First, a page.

Dhaliwal’s last actions were ones of service, Gonzalez said.

“He died a hero,” Gonzalez said. “He died serving the Harris County community.”

Sheriff’s Office Maj. Mike Lee, who watched the dashboard-camera video of Dhaliwal’s traffic stop, told reporters that the driver-side door of the suspect’s car was open for about two minutes while Dhaliwal talked with him. The conversation did not appear combative, Lee said.

Dhaliwal then shut the car door and began to walk back to his patrol car, Lee said. About three seconds later, Lee said Solis opened the door, got out with a gun in his hand and ran toward Dhaliwal. He shot Dhaliwal in the back of the head, Lee said.

A neighbor reported hearing two gunshots and seeing the shooter run away and leave in a “getaway car,” Lee told reporters. He did not specify whether that car was the stopped vehicle or a different one. Authorities found the suspect inside a business about a quarter-mile from the shooting scene, Lee said.

As a sign of respect, Gonzalez said, sheriff’s office deputies lined the walkway to the medical examiner’s office when Dhaliwal’s body was brought there. Community members later held an impromptu memorial vigil.

Houston Mayor Sylvester Turner (D) said in a statement that he stood with Dhaliwal’s family and the Sikh community.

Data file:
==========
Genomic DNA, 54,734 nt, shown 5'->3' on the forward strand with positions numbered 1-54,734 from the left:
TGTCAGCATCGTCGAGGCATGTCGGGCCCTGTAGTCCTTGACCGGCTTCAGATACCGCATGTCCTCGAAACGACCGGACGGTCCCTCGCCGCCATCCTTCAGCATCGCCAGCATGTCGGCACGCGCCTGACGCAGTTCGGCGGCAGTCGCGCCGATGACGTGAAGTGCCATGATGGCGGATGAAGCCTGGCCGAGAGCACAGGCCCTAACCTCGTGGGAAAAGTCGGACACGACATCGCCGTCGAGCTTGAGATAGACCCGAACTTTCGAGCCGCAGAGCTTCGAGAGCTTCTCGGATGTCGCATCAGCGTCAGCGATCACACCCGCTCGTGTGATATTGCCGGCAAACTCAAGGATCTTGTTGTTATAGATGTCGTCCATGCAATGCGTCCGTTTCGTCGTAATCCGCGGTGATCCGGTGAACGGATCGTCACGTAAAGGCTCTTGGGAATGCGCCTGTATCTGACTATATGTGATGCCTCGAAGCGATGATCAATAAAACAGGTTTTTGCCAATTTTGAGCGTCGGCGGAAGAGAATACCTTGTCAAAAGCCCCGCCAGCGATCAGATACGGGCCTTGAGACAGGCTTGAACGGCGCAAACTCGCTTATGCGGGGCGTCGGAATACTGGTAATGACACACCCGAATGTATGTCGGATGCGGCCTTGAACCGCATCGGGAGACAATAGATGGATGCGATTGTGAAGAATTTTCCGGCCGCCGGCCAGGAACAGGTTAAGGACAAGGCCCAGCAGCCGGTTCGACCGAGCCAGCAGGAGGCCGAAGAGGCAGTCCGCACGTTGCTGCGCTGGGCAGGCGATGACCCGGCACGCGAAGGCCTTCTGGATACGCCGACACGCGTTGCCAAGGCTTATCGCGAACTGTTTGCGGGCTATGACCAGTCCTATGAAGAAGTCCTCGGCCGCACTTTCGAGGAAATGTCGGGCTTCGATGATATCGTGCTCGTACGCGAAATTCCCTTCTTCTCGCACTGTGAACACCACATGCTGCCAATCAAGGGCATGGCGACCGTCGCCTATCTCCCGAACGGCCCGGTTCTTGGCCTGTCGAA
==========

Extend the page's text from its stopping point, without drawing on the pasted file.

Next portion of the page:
“He represented the diversity and inclusiveness of our community and everything that is good,” Turner wrote. “Evil you do not win here.”

A Sikh airman petitioned the Air Force to let him wear a turban and beard. He just won.

Texas Gov. Greg Abbott (R) said Dhaliwal’s death was a reminder of the daily risks that law enforcement officers face.

“I thank the officers who bravely responded to apprehend the suspect, and I assure you that the state of Texas is committed to bringing this killer to justice,” Abbott said in a statement.

Simran Jeet Singh, senior fellow at the civil rights group Sikh Coalition, told The Post that only a handful of Sikhs have served in U.S. law enforcement. Most departments’ policies ban headwear, Singh said, and few police forces have allowed Sikhs to wear beards and turbans on patrol.

“To have an office that’s opened itself up to Sikh service and also at the same time to have candidates who are interested and willing to get into this work, it’s been quite challenging,” Singh said.

Sikhism, the world’s fifth-largest religion with about 25 million followers, emphasizes devotion to God, truthfulness, the equality of all people, and the denunciation of superstitions and blind rituals. There are about 500,000 Sikhs in the United States.

Sikhs frequently face discrimination in the United States They have been confused with Muslims — and wrongly associated with terrorism — since the 9/11 attacks. In 2012, a white-supremacist gunman killed six people at a Sikh temple in Wisconsin.

Mass shootings in the U.S. are overwhelmingly committed by men. Experts are examining the place of masculinity in the gun debate. (Video: Nicki DeMarco, Erin Patrick O'Connor, Sarah Hashemi/The Washington Post)